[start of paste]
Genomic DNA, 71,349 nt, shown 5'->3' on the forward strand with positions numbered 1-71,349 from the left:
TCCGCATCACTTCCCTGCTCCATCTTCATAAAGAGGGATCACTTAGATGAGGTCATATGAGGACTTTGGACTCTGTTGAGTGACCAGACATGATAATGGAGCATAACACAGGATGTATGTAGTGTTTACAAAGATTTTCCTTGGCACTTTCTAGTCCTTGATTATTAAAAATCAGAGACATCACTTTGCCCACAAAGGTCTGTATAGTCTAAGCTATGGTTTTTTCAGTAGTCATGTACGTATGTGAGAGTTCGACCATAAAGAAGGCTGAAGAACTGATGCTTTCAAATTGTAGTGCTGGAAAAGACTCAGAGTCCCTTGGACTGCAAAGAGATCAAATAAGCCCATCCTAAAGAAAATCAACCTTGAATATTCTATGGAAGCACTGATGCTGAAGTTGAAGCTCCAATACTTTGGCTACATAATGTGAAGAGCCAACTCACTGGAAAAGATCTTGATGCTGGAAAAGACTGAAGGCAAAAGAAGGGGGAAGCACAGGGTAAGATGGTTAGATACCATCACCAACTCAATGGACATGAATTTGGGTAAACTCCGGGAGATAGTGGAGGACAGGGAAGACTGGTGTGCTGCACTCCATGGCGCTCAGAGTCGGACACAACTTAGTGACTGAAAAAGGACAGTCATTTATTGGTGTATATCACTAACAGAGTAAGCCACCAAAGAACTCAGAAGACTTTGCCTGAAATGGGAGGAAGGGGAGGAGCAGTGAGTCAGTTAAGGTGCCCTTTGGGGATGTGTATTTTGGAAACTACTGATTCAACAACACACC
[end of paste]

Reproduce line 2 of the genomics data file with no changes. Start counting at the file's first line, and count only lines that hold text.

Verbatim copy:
TCCGCATCACTTCCCTGCTCCATCTTCATAAAGAGGGATCACTTAGATGAGGTCATATGAGGACTTTGGACTCTGTTGAGTGACCAGACATGATAATGGAGCATAACACAGGATGTATGTAGTGTTTACAAAGATTTTCCTTGGCACTTTCTAGTCCTTGATTATTAAAAATCAGAGACATCACTTTGCCCACAAAGGTCTGTATAGTCTAAGCTATGGTTTTTTCAGTAGTCATGTACGTATGTGAGAGTTCGACCATAAAGAAGGCTGAAGAACTGATGCTTTCAAATTGTAGTGCTGGAAAAGACTCAGAGTCCCTTGGACTGCAAAGAGATCAAATAAGCCCATCCTAAAGAAAATCAACCTTGAATATTCTATGGAAGCACTGATGCTGAAGTTGAAGCTCCAATACTTTGGCTACATAATGTGAAGAGCCAACTCACTGGAAAAGATCTTGATGCTGGAAAAGACTGAAGGCAAAAGAAGGGGGAAGCACAGGGTAAGATGGTTAGATACCATCACCAACTCAATGGACATGAATTTGGGTAAACTCCGGGAGATAGTGGAGGACAGGGAAGACTGGTGTGCTGCACTCCATGGCGCTCAGAGTCGGACACAACTTAGTGACTGAAAAAGGACAGTCATTTATTGGTGTATATCACTAACAGAGTAAGCCACCAAAGAACTCAGAAGACTTTGCCTGAAATGGGAGGAAGGGGAGGAGCAGTGAGTCAGTTAAGGTGCCCTTTGGGGATGTGTATTTTGGAAACTACTGATTCAACAACACACC